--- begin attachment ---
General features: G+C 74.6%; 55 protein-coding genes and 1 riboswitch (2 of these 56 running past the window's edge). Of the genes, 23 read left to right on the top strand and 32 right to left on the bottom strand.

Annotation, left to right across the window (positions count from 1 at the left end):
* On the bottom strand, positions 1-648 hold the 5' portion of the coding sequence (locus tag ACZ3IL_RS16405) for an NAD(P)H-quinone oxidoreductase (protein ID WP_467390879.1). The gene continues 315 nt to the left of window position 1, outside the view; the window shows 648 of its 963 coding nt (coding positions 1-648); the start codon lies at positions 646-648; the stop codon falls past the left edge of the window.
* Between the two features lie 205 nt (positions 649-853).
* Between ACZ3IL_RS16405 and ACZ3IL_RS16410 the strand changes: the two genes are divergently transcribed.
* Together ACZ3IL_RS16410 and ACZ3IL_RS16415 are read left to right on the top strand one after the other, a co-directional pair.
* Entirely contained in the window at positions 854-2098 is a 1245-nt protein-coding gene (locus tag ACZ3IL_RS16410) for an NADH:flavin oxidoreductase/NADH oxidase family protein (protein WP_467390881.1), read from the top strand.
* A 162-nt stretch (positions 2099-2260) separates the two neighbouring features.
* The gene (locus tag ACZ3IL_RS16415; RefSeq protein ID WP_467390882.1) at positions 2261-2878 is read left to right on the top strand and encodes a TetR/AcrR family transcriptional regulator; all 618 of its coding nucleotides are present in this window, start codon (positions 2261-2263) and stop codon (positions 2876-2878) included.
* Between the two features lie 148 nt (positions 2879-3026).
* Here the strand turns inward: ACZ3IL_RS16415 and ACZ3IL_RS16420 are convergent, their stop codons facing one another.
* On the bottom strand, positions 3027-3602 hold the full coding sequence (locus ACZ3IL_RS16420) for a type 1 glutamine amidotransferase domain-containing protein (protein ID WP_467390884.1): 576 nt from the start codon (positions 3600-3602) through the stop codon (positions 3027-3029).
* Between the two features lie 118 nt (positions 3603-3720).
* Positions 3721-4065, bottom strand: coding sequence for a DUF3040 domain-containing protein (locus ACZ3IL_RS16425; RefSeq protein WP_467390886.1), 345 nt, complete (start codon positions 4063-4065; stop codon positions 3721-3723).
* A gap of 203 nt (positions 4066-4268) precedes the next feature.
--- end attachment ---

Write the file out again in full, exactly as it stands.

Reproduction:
General features: G+C 74.6%; 55 protein-coding genes and 1 riboswitch (2 of these 56 running past the window's edge). Of the genes, 23 read left to right on the top strand and 32 right to left on the bottom strand.

Annotation, left to right across the window (positions count from 1 at the left end):
* On the bottom strand, positions 1-648 hold the 5' portion of the coding sequence (locus tag ACZ3IL_RS16405) for an NAD(P)H-quinone oxidoreductase (protein ID WP_467390879.1). The gene continues 315 nt to the left of window position 1, outside the view; the window shows 648 of its 963 coding nt (coding positions 1-648); the start codon lies at positions 646-648; the stop codon falls past the left edge of the window.
* Between the two features lie 205 nt (positions 649-853).
* Between ACZ3IL_RS16405 and ACZ3IL_RS16410 the strand changes: the two genes are divergently transcribed.
* Together ACZ3IL_RS16410 and ACZ3IL_RS16415 are read left to right on the top strand one after the other, a co-directional pair.
* Entirely contained in the window at positions 854-2098 is a 1245-nt protein-coding gene (locus tag ACZ3IL_RS16410) for an NADH:flavin oxidoreductase/NADH oxidase family protein (protein WP_467390881.1), read from the top strand.
* A 162-nt stretch (positions 2099-2260) separates the two neighbouring features.
* The gene (locus tag ACZ3IL_RS16415; RefSeq protein ID WP_467390882.1) at positions 2261-2878 is read left to right on the top strand and encodes a TetR/AcrR family transcriptional regulator; all 618 of its coding nucleotides are present in this window, start codon (positions 2261-2263) and stop codon (positions 2876-2878) included.
* Between the two features lie 148 nt (positions 2879-3026).
* Here the strand turns inward: ACZ3IL_RS16415 and ACZ3IL_RS16420 are convergent, their stop codons facing one another.
* On the bottom strand, positions 3027-3602 hold the full coding sequence (locus ACZ3IL_RS16420) for a type 1 glutamine amidotransferase domain-containing protein (protein ID WP_467390884.1): 576 nt from the start codon (positions 3600-3602) through the stop codon (positions 3027-3029).
* Between the two features lie 118 nt (positions 3603-3720).
* Positions 3721-4065, bottom strand: coding sequence for a DUF3040 domain-containing protein (locus ACZ3IL_RS16425; RefSeq protein WP_467390886.1), 345 nt, complete (start codon positions 4063-4065; stop codon positions 3721-3723).
* A gap of 203 nt (positions 4066-4268) precedes the next feature.